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“The only way to address the lack of diversity in the historical legacy of southern institutions is to bring yourself to spaces that have been able to avoid you.” – Juan Gilbert

Dr. Juan Gilbert, the Banks Preeminence Endowed Professor and Department Chair of Engineering at the University of Florida, who served as one of the two keynotes at the 2018 Diversity in STEM Conference, made this simple, yet powerful statement about the deeply entrenched structural and systemic issues in advancing faculty diversity within higher education. The 4th annual Diversity in STEM conference, a partnership between the Chancellor’s Science Scholars program and the UNC Initiative for Maximizing Student Diversity (IMSD) took place on Nov. 8, 2018 at the George Watts Hill Alumni Center at UNC-Chapel Hill. The theme of this year’s conference was “Faculty Diversity: Climate, Challenges and Solutions.” The conference focused on topics related to the impact of diversity on STEM research, funding and development; connections between STEM faculty recruitment, retention, development and diversity; the importance of scientific communication; and the University’s efforts to increase diversity and promote inclusion.

Gilbert further offered that universities need to work on demystifying the sciences for minority students by shifting focus to developing pipeline programs in partnership with middle schools in their districts. He also spoke of the need for convergence between the grassroots efforts of the faculty and leadership interest in diversity as a crucial step towards departmental change in the recruitment and retention processes.

Dr. Jabbar Bennett, the associate provost and chief diversity officer and associate professor of Medicine at Northwestern University and the second keynote of the day, supported Gilbert’s statements and added that “Inclusion makes us think about how we can support everyone uniquely and intentionally.”

The daylong event also featured a student poster session with over 20 presentations by graduate and undergraduate students as well as a panel discussion on Diversifying the STEM Pathway. During the discussion, sponsored by the University Office of Diversity and Inclusion and moderated by Dr. Ashalla Freeman, Director of Diversity Affairs and Co-Director of IMSD, panelists shared strategies from their institutions that advanced faculty diversification efforts.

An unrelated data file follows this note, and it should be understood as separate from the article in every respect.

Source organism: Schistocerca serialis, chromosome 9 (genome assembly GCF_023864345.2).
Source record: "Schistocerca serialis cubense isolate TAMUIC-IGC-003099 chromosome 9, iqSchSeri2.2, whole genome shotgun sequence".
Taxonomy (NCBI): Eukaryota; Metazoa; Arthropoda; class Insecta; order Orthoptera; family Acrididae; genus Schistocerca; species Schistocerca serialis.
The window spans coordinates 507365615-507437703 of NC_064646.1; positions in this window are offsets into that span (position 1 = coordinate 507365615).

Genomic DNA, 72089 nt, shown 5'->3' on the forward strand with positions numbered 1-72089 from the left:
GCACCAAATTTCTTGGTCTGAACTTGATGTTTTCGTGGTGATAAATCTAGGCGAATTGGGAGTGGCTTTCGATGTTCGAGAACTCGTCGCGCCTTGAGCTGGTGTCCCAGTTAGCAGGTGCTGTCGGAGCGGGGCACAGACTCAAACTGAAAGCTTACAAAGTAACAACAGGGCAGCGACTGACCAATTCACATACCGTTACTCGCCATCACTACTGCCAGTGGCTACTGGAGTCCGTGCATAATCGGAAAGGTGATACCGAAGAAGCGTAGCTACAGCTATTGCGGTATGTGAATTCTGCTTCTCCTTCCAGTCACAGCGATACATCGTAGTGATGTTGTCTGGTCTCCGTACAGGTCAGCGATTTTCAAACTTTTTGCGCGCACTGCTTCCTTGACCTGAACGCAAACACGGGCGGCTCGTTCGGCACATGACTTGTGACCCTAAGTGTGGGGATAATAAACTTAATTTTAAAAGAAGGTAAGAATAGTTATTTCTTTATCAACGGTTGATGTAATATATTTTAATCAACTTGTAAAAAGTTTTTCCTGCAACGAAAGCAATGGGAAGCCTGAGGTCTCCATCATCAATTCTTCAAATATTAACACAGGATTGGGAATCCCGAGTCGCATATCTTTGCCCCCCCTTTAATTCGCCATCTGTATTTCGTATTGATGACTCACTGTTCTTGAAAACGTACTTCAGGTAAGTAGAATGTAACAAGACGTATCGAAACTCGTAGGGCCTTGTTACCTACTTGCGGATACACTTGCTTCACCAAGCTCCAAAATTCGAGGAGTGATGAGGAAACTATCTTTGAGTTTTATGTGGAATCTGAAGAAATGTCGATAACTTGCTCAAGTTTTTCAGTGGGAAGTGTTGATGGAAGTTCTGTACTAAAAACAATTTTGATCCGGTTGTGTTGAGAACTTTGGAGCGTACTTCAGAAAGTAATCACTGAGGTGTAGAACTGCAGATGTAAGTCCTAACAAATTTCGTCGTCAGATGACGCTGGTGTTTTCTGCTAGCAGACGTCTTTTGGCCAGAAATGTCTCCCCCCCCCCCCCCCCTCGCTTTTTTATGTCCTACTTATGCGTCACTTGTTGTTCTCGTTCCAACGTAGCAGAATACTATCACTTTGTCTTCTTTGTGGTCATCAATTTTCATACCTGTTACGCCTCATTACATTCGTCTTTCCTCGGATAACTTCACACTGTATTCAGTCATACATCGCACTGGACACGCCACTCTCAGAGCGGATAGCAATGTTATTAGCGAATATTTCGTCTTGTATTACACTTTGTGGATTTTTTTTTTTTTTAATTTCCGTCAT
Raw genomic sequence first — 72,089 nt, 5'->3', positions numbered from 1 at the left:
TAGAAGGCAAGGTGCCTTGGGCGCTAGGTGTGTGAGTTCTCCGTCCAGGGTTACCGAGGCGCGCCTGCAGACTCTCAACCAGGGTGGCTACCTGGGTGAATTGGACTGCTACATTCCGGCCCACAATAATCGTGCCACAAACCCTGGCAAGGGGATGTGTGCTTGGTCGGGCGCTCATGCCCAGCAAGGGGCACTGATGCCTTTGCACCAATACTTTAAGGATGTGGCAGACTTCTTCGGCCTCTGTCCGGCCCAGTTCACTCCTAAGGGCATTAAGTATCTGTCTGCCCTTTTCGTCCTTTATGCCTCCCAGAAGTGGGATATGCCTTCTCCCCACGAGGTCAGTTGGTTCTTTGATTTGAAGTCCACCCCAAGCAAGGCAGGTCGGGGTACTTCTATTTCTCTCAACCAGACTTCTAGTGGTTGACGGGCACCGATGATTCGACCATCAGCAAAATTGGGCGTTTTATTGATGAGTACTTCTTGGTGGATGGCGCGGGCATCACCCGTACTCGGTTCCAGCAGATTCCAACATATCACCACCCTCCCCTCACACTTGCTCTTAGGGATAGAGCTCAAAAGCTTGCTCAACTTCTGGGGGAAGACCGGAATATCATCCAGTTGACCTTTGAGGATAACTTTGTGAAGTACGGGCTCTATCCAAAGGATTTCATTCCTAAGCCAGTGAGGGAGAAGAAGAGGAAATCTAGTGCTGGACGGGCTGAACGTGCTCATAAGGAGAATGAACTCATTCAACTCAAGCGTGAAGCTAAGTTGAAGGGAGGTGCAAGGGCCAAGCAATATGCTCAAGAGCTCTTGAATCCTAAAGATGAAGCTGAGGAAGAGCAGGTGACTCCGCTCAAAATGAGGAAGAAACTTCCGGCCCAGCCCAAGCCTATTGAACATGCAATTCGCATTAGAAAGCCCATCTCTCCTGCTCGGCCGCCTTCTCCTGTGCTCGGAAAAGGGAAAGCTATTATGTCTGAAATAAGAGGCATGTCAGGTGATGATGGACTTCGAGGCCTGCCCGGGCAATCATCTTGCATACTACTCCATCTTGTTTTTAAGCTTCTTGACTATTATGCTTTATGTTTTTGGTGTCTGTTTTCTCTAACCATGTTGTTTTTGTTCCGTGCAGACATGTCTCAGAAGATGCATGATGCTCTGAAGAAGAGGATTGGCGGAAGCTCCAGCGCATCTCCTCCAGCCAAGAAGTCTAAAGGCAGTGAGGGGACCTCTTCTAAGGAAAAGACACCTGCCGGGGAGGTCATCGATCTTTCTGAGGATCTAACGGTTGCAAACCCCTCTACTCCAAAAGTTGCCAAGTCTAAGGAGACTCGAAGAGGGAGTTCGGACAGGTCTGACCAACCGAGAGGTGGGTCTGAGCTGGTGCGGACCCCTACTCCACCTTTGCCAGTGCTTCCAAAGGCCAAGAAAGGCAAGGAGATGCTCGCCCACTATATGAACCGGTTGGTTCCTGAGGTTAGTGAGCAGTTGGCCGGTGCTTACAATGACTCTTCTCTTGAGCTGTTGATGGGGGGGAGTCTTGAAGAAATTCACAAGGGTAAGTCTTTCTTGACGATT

Solutions included supporting networking and mentoring programs for minority graduate students and post-doctoral scholars that would allow them to form strong external networks to advance their careers, publishing and their science. In addition to the keynotes, panelists included Dr. Raphael Valdivia, professor of Molecular Genetics and Microbiology, Duke University; Dr. Sibby Anderson-Thompkins, special assistant to the vice chancellor for research and the director of the Office of Postdoctoral Affairs; and Dr. Ron Strauss, executive provost and chief international officer.

The Q&A portion of the panel discussion was an engaged dialogue about ways the University could communicate about its efforts and commitment to faculty diversity. Dr. Valdivia stated that there needs to be more work done related to retention and many scholars do not see academic careers as a viable career track because of the training period and loss of earning potential. This systemic barrier privileges those who have the social, cultural and financial capital to sustain the length of the training period. In response to an audience question about how he framed the need for faculty diversity, Dr. Bennett replied, “We are competing in a global society where the U.S. will have the edge because research and teaching excellence are compounded by diversity of identity, thought and experience.”

Written by Sharbari Dey

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